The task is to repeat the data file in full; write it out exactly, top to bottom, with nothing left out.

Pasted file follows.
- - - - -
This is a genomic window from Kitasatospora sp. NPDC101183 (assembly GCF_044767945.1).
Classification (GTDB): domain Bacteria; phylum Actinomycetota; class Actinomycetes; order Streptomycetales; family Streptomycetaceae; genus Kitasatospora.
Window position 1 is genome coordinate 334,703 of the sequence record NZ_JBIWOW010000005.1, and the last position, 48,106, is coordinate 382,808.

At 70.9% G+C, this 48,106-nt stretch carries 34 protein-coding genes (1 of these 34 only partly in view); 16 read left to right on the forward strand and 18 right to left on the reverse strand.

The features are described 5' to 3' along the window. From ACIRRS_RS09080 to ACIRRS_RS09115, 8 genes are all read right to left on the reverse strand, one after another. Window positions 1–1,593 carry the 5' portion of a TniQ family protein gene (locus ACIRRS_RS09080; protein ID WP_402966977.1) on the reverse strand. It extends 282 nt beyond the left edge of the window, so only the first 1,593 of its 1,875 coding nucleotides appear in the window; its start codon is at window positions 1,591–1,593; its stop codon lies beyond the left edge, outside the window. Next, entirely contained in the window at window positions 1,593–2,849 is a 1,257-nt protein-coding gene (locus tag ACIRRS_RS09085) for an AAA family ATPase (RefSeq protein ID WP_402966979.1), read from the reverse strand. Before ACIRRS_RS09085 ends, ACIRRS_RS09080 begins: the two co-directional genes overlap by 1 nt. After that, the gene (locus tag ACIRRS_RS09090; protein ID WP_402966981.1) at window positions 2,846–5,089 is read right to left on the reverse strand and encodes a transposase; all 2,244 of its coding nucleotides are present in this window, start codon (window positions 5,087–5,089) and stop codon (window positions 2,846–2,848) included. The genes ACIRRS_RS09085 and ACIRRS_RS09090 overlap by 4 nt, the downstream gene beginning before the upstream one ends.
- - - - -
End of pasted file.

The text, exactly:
This is a genomic window from Kitasatospora sp. NPDC101183 (assembly GCF_044767945.1).
Classification (GTDB): domain Bacteria; phylum Actinomycetota; class Actinomycetes; order Streptomycetales; family Streptomycetaceae; genus Kitasatospora.
Window position 1 is genome coordinate 334,703 of the sequence record NZ_JBIWOW010000005.1, and the last position, 48,106, is coordinate 382,808.

At 70.9% G+C, this 48,106-nt stretch carries 34 protein-coding genes (1 of these 34 only partly in view); 16 read left to right on the forward strand and 18 right to left on the reverse strand.

The features are described 5' to 3' along the window. From ACIRRS_RS09080 to ACIRRS_RS09115, 8 genes are all read right to left on the reverse strand, one after another. Window positions 1–1,593 carry the 5' portion of a TniQ family protein gene (locus ACIRRS_RS09080; protein ID WP_402966977.1) on the reverse strand. It extends 282 nt beyond the left edge of the window, so only the first 1,593 of its 1,875 coding nucleotides appear in the window; its start codon is at window positions 1,591–1,593; its stop codon lies beyond the left edge, outside the window. Next, entirely contained in the window at window positions 1,593–2,849 is a 1,257-nt protein-coding gene (locus tag ACIRRS_RS09085) for an AAA family ATPase (RefSeq protein ID WP_402966979.1), read from the reverse strand. Before ACIRRS_RS09085 ends, ACIRRS_RS09080 begins: the two co-directional genes overlap by 1 nt. After that, the gene (locus tag ACIRRS_RS09090; protein ID WP_402966981.1) at window positions 2,846–5,089 is read right to left on the reverse strand and encodes a transposase; all 2,244 of its coding nucleotides are present in this window, start codon (window positions 5,087–5,089) and stop codon (window positions 2,846–2,848) included. The genes ACIRRS_RS09085 and ACIRRS_RS09090 overlap by 4 nt, the downstream gene beginning before the upstream one ends.